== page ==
World Journal of Urology

, Volume 37, Issue 4, pp 589–594 | Cite as

Management of post TURP strictures

  • Sanjay B. Kulkarni
  • Omkar Joglekar
  • Mohammad Alkandari
  • Pankaj M. JoshiEmail author
Topic Paper



Urethral stricture is a well-known complication after transurethral surgeries. The incidence of urethral stricture after transurethral resection of prostate (TURP) varies between 2.2 and 9.8%. Most of the cases present within 6 months of transurethral surgery. Presentation is likely with poor flow, urinary tract infection or acute retention.

Materials and methods

A prospective study was undertaken from January 2010–June 2017 for the management of post TURP stricture. A total of 170 patients with stricture urethra due to TURP were studied.


The age of patients was 54–87 years (mean age 67.34). The mean preop Qmax was 6.1 ml (range 0–15). The length of stricture varied from very short in the proximal bulbar to pan urethral stricture. Out of 170, 94 were treated with dorsal approach, 71 with ventral approach and 5 with simultaneous distal dorsal, proximal ventral approach. Five patients underwent endoscopic procedure. Mean BMG length was 6.25 cm (4–8) and width was 1.5 cm (1.3–1.8). Overall success rate was 82.43%.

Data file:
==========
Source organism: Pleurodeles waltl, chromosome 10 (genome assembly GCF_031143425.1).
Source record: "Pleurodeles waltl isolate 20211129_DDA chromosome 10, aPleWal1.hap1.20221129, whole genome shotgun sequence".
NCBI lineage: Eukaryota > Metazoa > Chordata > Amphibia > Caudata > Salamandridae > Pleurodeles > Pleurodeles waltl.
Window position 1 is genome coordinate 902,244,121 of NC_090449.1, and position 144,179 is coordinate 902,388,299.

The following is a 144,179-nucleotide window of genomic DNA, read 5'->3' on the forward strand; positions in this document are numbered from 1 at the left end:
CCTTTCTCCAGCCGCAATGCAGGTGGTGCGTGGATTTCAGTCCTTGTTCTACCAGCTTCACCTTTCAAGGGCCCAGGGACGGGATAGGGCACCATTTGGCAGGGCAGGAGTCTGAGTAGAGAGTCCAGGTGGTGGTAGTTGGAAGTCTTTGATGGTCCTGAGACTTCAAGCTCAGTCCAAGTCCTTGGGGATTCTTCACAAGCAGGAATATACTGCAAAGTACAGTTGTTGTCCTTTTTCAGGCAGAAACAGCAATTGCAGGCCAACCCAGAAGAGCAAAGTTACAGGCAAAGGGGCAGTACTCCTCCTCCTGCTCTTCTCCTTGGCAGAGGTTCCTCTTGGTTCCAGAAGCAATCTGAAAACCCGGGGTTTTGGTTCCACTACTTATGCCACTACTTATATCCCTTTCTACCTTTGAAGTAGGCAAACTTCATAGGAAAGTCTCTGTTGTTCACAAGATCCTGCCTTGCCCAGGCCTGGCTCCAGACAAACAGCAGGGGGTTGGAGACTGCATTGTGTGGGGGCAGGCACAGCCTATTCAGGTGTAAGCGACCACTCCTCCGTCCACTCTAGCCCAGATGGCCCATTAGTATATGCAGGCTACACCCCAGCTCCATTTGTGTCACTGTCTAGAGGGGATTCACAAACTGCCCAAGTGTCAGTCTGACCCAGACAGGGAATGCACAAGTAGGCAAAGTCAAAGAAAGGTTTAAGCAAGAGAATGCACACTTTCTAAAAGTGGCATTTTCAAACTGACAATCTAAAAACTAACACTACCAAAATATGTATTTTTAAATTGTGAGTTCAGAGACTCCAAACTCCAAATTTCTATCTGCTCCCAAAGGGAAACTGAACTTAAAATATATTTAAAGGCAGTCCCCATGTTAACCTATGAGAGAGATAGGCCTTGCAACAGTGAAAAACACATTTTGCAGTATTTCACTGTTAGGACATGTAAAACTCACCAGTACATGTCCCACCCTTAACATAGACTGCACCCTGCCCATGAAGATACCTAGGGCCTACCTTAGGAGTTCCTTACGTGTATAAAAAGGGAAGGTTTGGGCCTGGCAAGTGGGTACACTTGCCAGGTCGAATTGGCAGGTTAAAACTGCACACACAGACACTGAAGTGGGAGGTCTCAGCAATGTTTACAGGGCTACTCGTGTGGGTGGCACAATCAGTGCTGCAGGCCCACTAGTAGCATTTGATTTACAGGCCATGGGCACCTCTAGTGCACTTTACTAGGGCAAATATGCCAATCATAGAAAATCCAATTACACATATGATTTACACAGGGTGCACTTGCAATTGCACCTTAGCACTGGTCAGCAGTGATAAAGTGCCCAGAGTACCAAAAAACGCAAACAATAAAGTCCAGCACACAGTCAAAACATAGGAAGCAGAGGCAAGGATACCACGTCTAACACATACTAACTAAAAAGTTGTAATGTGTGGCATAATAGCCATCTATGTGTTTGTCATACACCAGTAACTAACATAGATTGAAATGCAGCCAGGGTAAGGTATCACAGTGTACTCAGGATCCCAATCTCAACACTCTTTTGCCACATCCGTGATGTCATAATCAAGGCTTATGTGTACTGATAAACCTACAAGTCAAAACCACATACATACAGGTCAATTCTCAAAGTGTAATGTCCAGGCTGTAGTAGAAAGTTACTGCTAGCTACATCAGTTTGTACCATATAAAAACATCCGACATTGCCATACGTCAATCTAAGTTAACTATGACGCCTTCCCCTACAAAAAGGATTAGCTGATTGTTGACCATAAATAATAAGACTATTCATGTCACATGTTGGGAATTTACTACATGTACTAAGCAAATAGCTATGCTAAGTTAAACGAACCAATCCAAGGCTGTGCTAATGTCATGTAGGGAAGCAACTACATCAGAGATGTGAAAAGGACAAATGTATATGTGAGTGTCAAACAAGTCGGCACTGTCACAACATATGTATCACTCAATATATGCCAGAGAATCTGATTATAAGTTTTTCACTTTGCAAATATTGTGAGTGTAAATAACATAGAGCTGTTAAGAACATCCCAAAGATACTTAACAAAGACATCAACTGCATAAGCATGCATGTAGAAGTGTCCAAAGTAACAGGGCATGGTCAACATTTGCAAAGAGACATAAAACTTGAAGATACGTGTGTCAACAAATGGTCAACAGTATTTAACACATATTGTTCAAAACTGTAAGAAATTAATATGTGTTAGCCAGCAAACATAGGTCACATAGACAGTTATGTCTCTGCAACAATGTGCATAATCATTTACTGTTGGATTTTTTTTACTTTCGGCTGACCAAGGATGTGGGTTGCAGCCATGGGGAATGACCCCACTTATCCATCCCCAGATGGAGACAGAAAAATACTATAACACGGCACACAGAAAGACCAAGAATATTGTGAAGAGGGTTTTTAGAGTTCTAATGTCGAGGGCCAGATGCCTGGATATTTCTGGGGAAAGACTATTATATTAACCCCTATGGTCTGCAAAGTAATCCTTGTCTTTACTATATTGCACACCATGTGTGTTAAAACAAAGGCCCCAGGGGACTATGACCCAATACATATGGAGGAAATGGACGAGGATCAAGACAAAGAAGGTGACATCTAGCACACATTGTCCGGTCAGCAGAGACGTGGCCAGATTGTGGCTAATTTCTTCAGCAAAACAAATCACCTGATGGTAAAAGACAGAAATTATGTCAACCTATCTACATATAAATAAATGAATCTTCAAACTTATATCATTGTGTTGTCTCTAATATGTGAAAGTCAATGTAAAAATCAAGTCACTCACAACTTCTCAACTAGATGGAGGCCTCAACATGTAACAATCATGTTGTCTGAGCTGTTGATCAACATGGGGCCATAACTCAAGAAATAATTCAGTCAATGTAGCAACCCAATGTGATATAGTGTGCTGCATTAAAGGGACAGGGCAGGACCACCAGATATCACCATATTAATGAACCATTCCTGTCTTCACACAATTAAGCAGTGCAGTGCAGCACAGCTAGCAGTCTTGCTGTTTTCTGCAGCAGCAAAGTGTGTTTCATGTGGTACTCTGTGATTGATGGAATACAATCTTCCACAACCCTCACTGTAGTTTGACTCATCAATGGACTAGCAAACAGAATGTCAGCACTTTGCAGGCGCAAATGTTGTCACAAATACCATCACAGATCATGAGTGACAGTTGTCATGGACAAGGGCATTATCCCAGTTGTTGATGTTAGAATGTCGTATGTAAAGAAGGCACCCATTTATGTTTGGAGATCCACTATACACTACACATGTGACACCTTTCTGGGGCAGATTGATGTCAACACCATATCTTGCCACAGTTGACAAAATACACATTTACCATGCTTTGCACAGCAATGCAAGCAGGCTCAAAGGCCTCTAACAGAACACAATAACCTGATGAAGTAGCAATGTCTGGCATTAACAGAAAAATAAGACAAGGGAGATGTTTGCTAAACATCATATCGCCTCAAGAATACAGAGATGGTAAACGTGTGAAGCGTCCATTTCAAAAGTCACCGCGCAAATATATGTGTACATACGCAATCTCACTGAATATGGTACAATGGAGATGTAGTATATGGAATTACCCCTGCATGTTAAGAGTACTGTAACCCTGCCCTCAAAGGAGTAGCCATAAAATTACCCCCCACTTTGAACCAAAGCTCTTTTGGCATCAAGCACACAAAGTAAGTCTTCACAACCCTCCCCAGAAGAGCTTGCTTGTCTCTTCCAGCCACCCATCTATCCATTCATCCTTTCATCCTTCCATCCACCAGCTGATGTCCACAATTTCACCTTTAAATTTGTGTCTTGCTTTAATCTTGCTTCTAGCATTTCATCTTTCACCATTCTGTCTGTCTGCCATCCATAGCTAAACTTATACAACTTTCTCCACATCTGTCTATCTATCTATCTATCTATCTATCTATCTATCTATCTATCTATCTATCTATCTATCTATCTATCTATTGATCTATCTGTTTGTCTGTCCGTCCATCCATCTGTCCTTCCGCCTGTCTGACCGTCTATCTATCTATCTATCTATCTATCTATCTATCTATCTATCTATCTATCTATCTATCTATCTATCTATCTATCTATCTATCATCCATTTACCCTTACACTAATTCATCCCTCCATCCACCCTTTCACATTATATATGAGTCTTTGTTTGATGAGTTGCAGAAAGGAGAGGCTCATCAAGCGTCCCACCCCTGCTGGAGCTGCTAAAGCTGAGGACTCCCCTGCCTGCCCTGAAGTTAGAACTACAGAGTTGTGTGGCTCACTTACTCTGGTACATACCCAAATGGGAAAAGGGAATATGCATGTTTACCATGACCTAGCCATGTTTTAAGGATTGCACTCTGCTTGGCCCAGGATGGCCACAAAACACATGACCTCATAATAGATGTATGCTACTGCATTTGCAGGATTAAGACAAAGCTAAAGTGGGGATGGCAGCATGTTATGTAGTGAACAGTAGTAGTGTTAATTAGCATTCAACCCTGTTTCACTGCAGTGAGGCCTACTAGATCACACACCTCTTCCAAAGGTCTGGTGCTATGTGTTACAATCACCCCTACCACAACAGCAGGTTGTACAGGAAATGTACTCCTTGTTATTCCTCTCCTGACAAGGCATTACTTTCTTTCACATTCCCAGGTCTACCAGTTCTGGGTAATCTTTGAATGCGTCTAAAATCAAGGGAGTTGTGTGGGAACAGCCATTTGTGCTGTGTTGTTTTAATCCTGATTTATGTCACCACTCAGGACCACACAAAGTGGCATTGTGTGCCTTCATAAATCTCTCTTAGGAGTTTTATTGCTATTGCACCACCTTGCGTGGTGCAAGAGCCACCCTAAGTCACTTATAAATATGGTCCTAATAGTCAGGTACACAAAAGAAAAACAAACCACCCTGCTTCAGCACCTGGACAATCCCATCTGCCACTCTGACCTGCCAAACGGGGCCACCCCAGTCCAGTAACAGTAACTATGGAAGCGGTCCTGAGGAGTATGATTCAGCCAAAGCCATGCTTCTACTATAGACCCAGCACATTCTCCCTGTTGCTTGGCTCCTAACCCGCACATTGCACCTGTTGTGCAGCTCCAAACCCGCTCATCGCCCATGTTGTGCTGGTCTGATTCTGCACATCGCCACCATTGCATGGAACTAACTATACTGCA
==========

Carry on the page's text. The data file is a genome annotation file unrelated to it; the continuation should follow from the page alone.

Urethral stricture is a well-known complication after transurethral surgeries. Post TURP can cause stricture at any part urethra. BMG mucosa Urethroplasty is the safe, feasible and offer long-term success in these patient and should be strongly considered over CIC and VIU. Ventral approach is best suited for proximal bulbar strictures close to membranous urethra. This is a continence preserving surgery.


Urethral stricture TURP Proximal bulbar stricture 


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Copyright information

© Springer-Verlag GmbH Germany, part of Springer Nature 2018

Authors and Affiliations

  • Sanjay B. Kulkarni
    • 1
  • Omkar Joglekar
    • 1
  • Mohammad Alkandari
    • 1
  • Pankaj M. Joshi
    • 1
    Email author
  1. 1.Kulkarni Reconstructive Urology CenterPuneIndia

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